Although few NPR listeners may recognize his name, Bill Siemering is one of the most important makers of public radio. He created NPR’s All Things Considered, launched Fresh Air with Terry Gross, and Soundprint, the documentary series. He’s a MacArthur “genius” who founded Developing Radio Partners, which supports community radio as a lifeline in countries around the world. Years ago, I heard him speak about his work in Mongolia. One of his inspiring quotes has become somewhat of a mantra in public radio circles:
“The original meaning of broadcast is to scatter seeds. Some take root, some don’t. But it’s a wonderful nurturing kind of image for a community, to be scattering seeds, to be casting out ideas, information, the arts…and enabling people to be nurtured by them.”
This agricultural metaphor for broadcasting is powerful, grounding. Public media nourishes us, feeds our imagination, satisfies our hunger for knowledge. As broadcasters, we don’t always know where our seeds will land, which ideas will germinate, what will sprout.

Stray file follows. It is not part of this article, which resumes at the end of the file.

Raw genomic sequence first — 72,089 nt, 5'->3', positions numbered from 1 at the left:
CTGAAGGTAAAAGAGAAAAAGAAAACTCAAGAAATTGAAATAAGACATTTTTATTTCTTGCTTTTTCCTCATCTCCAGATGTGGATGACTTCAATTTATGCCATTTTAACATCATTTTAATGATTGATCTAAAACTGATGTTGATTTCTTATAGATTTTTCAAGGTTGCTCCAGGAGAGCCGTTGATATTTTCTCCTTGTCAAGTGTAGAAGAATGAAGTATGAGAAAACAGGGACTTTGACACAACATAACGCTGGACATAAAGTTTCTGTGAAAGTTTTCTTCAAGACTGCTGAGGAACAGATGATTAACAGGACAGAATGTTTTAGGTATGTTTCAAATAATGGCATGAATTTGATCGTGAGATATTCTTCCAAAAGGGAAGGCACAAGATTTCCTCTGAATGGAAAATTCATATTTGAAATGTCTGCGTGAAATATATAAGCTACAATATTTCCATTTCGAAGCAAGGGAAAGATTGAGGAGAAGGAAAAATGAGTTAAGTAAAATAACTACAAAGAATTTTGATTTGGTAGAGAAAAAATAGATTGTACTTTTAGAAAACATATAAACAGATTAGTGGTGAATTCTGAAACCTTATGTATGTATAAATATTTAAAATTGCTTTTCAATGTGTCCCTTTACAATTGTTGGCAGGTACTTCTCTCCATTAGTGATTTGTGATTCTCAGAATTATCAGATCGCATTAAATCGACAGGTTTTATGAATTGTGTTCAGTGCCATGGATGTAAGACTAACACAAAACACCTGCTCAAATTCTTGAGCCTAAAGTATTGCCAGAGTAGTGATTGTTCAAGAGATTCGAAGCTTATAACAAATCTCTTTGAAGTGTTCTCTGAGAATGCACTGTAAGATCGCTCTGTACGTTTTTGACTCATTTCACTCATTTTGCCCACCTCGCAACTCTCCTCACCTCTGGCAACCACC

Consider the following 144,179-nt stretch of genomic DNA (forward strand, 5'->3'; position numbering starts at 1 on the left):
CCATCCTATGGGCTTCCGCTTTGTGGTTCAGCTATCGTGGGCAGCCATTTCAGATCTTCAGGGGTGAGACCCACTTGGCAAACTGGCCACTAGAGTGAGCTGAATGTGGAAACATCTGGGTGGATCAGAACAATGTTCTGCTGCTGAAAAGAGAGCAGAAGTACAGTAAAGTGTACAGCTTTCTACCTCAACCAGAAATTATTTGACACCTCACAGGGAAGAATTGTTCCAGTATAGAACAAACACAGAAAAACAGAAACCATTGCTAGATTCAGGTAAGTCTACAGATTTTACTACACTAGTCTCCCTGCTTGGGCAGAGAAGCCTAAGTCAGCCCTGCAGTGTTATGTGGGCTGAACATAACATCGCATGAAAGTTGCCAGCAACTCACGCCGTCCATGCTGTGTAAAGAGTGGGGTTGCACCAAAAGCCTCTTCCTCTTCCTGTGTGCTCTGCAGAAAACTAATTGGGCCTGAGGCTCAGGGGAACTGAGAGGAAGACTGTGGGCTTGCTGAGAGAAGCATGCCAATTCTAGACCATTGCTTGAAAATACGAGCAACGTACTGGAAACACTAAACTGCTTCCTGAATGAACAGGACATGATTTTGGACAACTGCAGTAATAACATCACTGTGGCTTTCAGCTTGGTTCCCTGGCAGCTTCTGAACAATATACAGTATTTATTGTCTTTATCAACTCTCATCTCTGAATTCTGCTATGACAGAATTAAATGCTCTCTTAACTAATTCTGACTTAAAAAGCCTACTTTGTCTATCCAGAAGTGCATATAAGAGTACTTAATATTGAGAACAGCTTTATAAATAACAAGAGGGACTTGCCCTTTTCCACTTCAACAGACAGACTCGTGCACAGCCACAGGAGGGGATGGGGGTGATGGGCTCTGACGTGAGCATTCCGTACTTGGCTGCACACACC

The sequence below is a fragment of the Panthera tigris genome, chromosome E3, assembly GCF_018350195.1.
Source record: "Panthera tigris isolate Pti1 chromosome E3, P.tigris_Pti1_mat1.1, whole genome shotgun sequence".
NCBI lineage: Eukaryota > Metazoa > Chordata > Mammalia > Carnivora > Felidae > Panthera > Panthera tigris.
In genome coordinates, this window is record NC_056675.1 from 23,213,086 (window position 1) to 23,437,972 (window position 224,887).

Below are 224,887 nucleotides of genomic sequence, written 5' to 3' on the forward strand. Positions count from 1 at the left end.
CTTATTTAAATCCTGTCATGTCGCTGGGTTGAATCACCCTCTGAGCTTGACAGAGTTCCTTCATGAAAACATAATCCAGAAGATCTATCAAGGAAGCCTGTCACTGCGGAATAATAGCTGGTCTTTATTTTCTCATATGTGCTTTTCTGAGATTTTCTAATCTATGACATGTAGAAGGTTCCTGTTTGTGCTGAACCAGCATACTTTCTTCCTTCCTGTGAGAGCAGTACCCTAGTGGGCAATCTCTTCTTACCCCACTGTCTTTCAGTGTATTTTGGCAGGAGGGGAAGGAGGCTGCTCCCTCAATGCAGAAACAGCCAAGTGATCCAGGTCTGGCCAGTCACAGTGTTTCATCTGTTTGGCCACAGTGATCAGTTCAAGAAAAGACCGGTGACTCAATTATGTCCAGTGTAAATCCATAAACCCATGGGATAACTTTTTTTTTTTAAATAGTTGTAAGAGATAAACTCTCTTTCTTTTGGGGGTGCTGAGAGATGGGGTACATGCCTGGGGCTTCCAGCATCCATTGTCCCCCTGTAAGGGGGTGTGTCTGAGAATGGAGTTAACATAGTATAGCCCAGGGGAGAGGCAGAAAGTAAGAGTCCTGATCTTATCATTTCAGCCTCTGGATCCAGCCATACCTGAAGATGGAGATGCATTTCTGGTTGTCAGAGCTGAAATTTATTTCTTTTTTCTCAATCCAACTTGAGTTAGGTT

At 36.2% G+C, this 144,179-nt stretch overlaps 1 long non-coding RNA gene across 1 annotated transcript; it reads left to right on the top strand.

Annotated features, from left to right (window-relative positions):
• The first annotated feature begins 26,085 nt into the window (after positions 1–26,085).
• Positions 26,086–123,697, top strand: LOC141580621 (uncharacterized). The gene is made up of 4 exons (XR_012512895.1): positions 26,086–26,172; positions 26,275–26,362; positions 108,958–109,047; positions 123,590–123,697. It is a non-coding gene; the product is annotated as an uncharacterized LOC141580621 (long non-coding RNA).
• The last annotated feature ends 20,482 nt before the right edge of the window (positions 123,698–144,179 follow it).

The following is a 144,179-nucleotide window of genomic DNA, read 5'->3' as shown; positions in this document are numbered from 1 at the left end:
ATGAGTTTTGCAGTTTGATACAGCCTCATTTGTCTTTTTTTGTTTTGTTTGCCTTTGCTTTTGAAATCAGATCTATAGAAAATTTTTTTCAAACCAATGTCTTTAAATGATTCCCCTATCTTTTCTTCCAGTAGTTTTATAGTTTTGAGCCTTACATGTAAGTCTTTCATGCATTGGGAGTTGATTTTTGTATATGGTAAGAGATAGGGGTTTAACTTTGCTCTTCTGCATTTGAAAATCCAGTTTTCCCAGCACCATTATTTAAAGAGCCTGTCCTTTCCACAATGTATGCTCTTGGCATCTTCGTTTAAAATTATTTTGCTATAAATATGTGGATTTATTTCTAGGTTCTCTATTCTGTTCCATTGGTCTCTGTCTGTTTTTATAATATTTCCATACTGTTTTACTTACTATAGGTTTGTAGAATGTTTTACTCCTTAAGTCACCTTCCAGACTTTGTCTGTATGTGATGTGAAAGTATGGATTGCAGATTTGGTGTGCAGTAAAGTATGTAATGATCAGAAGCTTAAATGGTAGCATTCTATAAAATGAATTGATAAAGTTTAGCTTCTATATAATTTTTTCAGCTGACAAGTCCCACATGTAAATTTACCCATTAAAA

MQ2 project Mapping Main Street has scattered seeds throughout the country and it’s amazing to see what
has taken root, even four months after their last piece aired on NPR’s Weekend Edition. The latest discovery was serendipitous: Rekha Murthy of
PRX happened to be lunching at a cafe on Main Street in Groton, Mass. where she found this display of local student photography inspired by Mapping Main Street.
This is one of the exciting things about public media. It engages people and sparks their participation in ways we may never know or might not imagine. It meets people where they are – on the streets or in the cafes – creating a spirit of community, a common ground for expression.
Can you think of other examples of public media projects that have spawned similar grassroots engagement? Add your discoveries in comments below.